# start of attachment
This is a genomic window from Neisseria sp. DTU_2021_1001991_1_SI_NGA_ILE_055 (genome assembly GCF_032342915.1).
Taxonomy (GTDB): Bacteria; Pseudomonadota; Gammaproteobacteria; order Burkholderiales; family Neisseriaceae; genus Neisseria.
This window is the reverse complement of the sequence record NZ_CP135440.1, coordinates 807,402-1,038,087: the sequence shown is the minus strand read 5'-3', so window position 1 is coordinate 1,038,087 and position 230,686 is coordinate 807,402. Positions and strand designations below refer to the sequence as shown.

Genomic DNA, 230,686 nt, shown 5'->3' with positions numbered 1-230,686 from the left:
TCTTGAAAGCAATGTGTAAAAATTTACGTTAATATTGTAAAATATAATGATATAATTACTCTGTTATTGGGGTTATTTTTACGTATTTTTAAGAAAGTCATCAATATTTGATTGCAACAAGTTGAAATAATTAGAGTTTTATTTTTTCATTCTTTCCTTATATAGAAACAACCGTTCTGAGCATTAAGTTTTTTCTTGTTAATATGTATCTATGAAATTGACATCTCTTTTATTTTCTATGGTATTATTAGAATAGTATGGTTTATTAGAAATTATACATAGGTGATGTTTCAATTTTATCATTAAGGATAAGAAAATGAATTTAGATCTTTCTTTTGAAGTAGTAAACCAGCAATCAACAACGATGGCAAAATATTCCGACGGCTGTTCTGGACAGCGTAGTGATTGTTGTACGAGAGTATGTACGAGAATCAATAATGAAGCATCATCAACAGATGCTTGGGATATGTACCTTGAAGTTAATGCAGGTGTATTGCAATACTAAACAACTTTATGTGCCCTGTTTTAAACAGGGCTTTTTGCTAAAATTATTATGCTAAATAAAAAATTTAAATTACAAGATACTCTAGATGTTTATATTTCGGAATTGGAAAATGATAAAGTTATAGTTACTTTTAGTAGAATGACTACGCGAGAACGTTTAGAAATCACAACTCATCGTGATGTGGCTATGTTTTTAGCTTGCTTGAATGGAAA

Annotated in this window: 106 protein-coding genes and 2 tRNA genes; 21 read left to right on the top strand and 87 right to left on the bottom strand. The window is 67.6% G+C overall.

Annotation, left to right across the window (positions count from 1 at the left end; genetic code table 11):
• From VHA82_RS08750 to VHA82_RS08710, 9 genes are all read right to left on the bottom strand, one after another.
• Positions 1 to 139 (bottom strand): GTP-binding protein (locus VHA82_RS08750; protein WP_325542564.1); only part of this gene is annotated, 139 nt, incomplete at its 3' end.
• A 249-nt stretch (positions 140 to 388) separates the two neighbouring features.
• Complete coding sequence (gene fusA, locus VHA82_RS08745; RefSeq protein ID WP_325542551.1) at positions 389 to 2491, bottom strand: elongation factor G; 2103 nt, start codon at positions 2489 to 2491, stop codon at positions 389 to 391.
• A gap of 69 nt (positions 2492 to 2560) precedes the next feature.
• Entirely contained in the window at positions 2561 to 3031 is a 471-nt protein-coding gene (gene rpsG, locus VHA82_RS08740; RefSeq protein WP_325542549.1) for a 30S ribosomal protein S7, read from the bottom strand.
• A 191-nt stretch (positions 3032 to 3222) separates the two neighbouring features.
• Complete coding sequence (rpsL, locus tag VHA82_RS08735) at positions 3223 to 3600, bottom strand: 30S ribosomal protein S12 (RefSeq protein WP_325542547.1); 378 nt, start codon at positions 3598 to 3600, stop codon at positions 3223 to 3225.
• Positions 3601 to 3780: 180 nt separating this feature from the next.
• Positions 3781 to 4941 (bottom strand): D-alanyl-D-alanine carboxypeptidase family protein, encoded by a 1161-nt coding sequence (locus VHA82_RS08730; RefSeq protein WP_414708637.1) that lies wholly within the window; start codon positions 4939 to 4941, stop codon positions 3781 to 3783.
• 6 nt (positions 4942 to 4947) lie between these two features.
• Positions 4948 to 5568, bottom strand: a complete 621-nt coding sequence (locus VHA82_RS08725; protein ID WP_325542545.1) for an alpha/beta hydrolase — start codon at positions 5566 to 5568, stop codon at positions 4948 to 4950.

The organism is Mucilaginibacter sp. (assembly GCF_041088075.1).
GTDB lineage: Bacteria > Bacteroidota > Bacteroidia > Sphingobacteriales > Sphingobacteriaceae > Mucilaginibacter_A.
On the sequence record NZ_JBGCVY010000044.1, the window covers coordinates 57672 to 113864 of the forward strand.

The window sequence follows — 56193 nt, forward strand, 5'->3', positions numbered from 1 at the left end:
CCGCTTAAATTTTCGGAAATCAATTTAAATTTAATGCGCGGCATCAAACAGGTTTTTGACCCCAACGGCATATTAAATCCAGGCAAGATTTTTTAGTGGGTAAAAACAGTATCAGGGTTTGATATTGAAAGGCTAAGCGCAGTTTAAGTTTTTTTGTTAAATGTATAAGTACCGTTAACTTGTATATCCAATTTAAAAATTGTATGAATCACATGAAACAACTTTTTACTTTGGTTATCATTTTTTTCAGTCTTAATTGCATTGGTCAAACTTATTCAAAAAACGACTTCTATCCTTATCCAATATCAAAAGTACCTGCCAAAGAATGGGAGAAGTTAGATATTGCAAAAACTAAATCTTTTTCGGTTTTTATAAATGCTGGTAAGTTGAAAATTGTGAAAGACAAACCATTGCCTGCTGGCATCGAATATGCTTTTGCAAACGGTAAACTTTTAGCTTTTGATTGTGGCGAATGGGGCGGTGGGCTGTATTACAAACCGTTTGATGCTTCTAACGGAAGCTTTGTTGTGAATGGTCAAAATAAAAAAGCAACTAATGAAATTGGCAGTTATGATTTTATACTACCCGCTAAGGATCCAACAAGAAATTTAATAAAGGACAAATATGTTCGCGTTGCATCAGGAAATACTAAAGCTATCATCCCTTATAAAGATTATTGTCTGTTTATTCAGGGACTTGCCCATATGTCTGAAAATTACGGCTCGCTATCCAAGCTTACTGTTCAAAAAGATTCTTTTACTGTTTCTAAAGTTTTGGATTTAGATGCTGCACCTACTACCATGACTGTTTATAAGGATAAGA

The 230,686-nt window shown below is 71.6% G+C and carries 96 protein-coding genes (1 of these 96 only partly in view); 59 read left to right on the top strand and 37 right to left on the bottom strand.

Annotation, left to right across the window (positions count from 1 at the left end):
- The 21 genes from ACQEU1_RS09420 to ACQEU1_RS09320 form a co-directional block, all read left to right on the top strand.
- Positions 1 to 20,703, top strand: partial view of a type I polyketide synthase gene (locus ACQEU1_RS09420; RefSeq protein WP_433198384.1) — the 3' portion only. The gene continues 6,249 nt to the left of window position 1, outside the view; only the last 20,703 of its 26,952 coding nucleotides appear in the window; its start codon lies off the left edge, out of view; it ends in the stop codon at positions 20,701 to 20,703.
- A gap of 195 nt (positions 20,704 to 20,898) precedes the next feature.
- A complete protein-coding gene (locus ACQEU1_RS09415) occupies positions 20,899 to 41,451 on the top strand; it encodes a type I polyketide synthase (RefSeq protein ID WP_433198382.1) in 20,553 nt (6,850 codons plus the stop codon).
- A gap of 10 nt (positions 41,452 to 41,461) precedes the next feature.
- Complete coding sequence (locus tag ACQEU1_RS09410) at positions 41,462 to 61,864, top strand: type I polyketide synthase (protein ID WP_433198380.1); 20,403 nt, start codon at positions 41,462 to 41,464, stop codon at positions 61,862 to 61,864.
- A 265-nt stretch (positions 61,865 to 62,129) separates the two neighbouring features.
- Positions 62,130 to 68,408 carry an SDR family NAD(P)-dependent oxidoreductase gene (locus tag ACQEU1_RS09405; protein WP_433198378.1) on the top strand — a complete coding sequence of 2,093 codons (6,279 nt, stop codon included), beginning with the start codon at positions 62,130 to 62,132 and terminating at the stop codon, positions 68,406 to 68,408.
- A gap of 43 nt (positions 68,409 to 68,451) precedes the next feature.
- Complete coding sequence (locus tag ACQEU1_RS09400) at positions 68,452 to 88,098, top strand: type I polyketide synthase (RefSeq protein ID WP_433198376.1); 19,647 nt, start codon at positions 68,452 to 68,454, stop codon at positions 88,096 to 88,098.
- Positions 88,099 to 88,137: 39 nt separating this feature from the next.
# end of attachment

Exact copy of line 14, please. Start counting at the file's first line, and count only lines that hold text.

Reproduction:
• A 191-nt stretch (positions 3032 to 3222) separates the two neighbouring features.